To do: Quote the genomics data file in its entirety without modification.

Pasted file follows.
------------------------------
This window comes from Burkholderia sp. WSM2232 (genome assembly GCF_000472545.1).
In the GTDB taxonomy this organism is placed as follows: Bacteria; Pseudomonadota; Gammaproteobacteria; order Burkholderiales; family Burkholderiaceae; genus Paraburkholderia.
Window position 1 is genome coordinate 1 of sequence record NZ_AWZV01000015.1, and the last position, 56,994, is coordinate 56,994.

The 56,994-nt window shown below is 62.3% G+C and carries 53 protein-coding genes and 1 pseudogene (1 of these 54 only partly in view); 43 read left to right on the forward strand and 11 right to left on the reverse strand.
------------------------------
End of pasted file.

This window comes from Burkholderia sp. WSM2232 (genome assembly GCF_000472545.1).
In the GTDB taxonomy this organism is placed as follows: Bacteria; Pseudomonadota; Gammaproteobacteria; order Burkholderiales; family Burkholderiaceae; genus Paraburkholderia.
Window position 1 is genome coordinate 1 of sequence record NZ_AWZV01000015.1, and the last position, 56,994, is coordinate 56,994.

The 56,994-nt window shown below is 62.3% G+C and carries 53 protein-coding genes and 1 pseudogene (1 of these 54 only partly in view); 43 read left to right on the forward strand and 11 right to left on the reverse strand.